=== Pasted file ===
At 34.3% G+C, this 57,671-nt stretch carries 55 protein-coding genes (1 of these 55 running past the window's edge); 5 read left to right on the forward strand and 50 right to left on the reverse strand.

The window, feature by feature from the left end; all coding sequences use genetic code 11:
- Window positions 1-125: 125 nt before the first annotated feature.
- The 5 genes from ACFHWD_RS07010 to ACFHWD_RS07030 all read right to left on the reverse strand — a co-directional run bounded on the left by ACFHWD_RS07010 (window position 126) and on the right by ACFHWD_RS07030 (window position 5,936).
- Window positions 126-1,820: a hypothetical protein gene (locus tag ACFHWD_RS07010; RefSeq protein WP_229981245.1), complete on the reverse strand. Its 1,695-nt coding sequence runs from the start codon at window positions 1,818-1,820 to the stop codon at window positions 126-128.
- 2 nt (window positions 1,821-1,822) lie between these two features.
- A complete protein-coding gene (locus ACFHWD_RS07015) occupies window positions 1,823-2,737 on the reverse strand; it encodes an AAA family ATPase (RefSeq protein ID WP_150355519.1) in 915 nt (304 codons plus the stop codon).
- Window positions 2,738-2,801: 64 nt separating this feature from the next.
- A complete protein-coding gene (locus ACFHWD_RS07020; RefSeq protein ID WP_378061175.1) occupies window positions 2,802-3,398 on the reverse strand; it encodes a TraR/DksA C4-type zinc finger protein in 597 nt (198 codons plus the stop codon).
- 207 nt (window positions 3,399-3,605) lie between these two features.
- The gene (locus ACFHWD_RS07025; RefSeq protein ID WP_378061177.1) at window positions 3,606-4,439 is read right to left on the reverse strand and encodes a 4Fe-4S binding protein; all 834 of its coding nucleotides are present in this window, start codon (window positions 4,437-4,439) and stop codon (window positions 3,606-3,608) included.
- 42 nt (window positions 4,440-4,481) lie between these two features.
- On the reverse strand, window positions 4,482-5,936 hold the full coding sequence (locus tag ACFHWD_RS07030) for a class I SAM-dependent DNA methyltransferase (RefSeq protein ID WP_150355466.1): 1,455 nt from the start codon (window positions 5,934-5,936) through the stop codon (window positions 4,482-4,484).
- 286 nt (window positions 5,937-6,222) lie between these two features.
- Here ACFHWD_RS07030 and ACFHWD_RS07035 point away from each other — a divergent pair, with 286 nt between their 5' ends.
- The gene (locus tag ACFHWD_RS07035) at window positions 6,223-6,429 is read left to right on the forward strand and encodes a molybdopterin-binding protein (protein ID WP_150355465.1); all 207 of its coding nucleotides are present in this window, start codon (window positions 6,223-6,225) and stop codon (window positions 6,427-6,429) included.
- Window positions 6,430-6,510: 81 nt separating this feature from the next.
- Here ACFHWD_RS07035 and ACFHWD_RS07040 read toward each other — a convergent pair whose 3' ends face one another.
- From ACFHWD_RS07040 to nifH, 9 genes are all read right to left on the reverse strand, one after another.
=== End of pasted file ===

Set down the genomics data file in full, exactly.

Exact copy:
At 34.3% G+C, this 57,671-nt stretch carries 55 protein-coding genes (1 of these 55 running past the window's edge); 5 read left to right on the forward strand and 50 right to left on the reverse strand.

The window, feature by feature from the left end; all coding sequences use genetic code 11:
- Window positions 1-125: 125 nt before the first annotated feature.
- The 5 genes from ACFHWD_RS07010 to ACFHWD_RS07030 all read right to left on the reverse strand — a co-directional run bounded on the left by ACFHWD_RS07010 (window position 126) and on the right by ACFHWD_RS07030 (window position 5,936).
- Window positions 126-1,820: a hypothetical protein gene (locus tag ACFHWD_RS07010; RefSeq protein WP_229981245.1), complete on the reverse strand. Its 1,695-nt coding sequence runs from the start codon at window positions 1,818-1,820 to the stop codon at window positions 126-128.
- 2 nt (window positions 1,821-1,822) lie between these two features.
- A complete protein-coding gene (locus ACFHWD_RS07015) occupies window positions 1,823-2,737 on the reverse strand; it encodes an AAA family ATPase (RefSeq protein ID WP_150355519.1) in 915 nt (304 codons plus the stop codon).
- Window positions 2,738-2,801: 64 nt separating this feature from the next.
- A complete protein-coding gene (locus ACFHWD_RS07020; RefSeq protein ID WP_378061175.1) occupies window positions 2,802-3,398 on the reverse strand; it encodes a TraR/DksA C4-type zinc finger protein in 597 nt (198 codons plus the stop codon).
- 207 nt (window positions 3,399-3,605) lie between these two features.
- The gene (locus ACFHWD_RS07025; RefSeq protein ID WP_378061177.1) at window positions 3,606-4,439 is read right to left on the reverse strand and encodes a 4Fe-4S binding protein; all 834 of its coding nucleotides are present in this window, start codon (window positions 4,437-4,439) and stop codon (window positions 3,606-3,608) included.
- 42 nt (window positions 4,440-4,481) lie between these two features.
- On the reverse strand, window positions 4,482-5,936 hold the full coding sequence (locus tag ACFHWD_RS07030) for a class I SAM-dependent DNA methyltransferase (RefSeq protein ID WP_150355466.1): 1,455 nt from the start codon (window positions 5,934-5,936) through the stop codon (window positions 4,482-4,484).
- 286 nt (window positions 5,937-6,222) lie between these two features.
- Here ACFHWD_RS07030 and ACFHWD_RS07035 point away from each other — a divergent pair, with 286 nt between their 5' ends.
- The gene (locus tag ACFHWD_RS07035) at window positions 6,223-6,429 is read left to right on the forward strand and encodes a molybdopterin-binding protein (protein ID WP_150355465.1); all 207 of its coding nucleotides are present in this window, start codon (window positions 6,223-6,225) and stop codon (window positions 6,427-6,429) included.
- Window positions 6,430-6,510: 81 nt separating this feature from the next.
- Here ACFHWD_RS07035 and ACFHWD_RS07040 read toward each other — a convergent pair whose 3' ends face one another.
- From ACFHWD_RS07040 to nifH, 9 genes are all read right to left on the reverse strand, one after another.